All it takes sometimes, is a little creativity.

Comments 8

  1. Good point. To be honest, I never rented a car yet. I am equally skeptical towards them as in the case of used cars. Don’t get me wrong, I never owned a new car either. Actually, I never owned a car, ever. My wife does 🙂 Our previous one was seven years old when my wife got it and twenty years old when we sold it. Our current one was seven years old with 82k miles on the odometer when we bought it two and half years ago. I am not totally positive that this one will turn twenty under our ownership but we will see. Once this should be replaced I honestly consider buying a new one because of a couple of reasons. First, I am not the expert who can examine if a car is in good state and don’t have some hidden failures. Second, in our country the imported cars are the crappiest of the foreign offering and if someone locally try to sell something it almost sure that the reason is that it has some problems. In a not so rich country folks does not change their cars because they like variety. Third, if I would buy something new I would drive it to the ground so I don’t care about depreciation. Considering all this I think it makes sense. Still I would really like to stick with the 1k/year cost principle. Buying a 15k car and drive it for 15 years counts as that in my books which I think is not an unrealistic scenario.

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      Author

      I’m so glad you brought these points up, HCF. In different parts of the world, car ownership is an entirely different experience. I was visiting my family in Bermuda a few months ago, and we got into a discussion about cars. Because they’re on a tiny island, everything needs to be imported. As a result, the price of a new car is ridiculously expensive, and there is NO used car market. So, your only option is to buy new. At the same time, because new cars are so pricey, people hold on to them forever. We’re very fortunate here in North America, where high quality used cars are readily available, at a fraction of the cost of buying new. That said, you still have to do your research.

  2. I totally agree! Our cars are older and it’s easier to rent for a long road trip but still keep our great running older cars. Great article!

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  3. Excellent article which shows how we can save significant money when we rely on our common sense and observational logic of things. In the American consumer based economy we will always be oversold and injecting doubt and fear into the buyer’s mind are time honored and oft used tools to obtain the buyer’s dollars. I run my own business and will almost always rent a car when working with my clients rather than driving my own car. Even at .58 cents per mile IRS allowance, driving my car when working with my clients is not worth it. They will gladly pay the lower cost for renting and the insurance for decent rental insurance as my car avoids all the unnecessary wear and tear.

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      Author

      That’s a very interesting point, about opting to rent even though you have the option of claiming the mileage as a small business expense. Regarding insurance, where we live, our public auto insurer has a wonderful car rental insurance policy. It’s so good in fact, that I purchase it even though I have auto rental/collision coverage through my credit card. Essentially, if the rental breaks down, or is in an accident, they guarantee you a replacement within a few hours, and you’re on your way. They deal with the rental car company directly, so it’s complete peace of mind. There’s an initial fee of around $20, then it’s $2/day after that. The longer you rent, the better the value.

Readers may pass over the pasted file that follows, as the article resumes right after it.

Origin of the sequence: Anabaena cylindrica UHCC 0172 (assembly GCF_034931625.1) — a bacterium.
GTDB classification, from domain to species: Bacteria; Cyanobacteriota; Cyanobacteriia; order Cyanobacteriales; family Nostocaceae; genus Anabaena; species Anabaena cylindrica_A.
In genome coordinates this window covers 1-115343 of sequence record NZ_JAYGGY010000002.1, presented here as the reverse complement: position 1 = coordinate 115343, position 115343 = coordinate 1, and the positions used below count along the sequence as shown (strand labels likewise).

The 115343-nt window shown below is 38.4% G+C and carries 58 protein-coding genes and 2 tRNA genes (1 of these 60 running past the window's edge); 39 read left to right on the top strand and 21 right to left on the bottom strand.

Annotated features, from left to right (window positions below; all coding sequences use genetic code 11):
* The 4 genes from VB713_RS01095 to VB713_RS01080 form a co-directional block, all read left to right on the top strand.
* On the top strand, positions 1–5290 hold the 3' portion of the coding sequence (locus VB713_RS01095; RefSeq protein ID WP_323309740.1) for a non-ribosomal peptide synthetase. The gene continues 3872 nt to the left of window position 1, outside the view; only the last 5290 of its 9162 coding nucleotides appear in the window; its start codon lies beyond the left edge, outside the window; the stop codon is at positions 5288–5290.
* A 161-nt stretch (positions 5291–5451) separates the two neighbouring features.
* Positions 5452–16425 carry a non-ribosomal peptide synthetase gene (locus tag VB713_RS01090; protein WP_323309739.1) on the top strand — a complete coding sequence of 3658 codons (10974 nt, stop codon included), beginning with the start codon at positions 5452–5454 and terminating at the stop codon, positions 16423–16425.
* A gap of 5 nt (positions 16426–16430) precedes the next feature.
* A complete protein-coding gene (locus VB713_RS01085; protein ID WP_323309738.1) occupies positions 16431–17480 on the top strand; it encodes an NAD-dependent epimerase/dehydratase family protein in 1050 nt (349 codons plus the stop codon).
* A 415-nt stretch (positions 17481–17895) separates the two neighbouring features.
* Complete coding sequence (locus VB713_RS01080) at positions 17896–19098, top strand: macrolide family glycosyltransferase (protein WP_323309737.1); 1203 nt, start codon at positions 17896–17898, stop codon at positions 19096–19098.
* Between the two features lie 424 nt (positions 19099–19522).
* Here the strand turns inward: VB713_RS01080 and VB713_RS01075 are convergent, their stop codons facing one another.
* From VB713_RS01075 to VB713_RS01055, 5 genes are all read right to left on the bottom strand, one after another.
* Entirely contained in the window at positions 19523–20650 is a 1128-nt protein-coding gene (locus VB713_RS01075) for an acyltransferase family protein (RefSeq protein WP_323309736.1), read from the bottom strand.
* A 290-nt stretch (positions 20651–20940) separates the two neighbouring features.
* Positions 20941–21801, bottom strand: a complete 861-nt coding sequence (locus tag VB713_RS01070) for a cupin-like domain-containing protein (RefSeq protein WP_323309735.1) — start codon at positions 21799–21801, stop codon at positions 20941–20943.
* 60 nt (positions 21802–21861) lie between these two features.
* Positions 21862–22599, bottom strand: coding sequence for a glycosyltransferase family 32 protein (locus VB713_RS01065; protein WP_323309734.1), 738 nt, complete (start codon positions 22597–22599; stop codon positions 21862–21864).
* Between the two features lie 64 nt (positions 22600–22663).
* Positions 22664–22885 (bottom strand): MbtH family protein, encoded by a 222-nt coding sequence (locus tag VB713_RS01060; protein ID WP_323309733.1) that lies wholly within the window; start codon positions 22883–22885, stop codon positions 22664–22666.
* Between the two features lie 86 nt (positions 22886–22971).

4. Smart move, MMM. I think that deferring big expenses is one of the most stealth money moves we have at our disposal but also the hardest. It’s hard not to feel like you are making progress when you get a looming expense “over with.” Psychologically, it’s hard for me not to succumb to this thinking. On another note, living without a driveway and in a congested city, I don’t get any pleasure from driving and if my company did not pay most of my car expenses (instead of a higher salary, which I’d much prefer), I would get rid of it and just rent a car when I need one.

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      Author

      It’s so true, isn’t it. The whole idea of upgrading something, or covering an expense, and feeling like you’re further ahead. I’ve definitely fallen into that trap on a number of occasions. I can take it too far the opposite direction, as well. Most recently, a few months ago, I replaced our washer and dryer. (I’m sure I wrote about that somewhere). : ) Anyways, I had been deferring that expense for so long, that I actually had our old washer duct taped together for some time, just trying to squeeze more life out of it. It wasn’t until we got the new set, which washed and dried the clothes SO much faster, (and quieter), that I realized how ridiculous I was for delaying the expense. I actually apologized to my wife for how much more work she had been doing, having to deal with the old, crappy equipment. A lesson learned. : )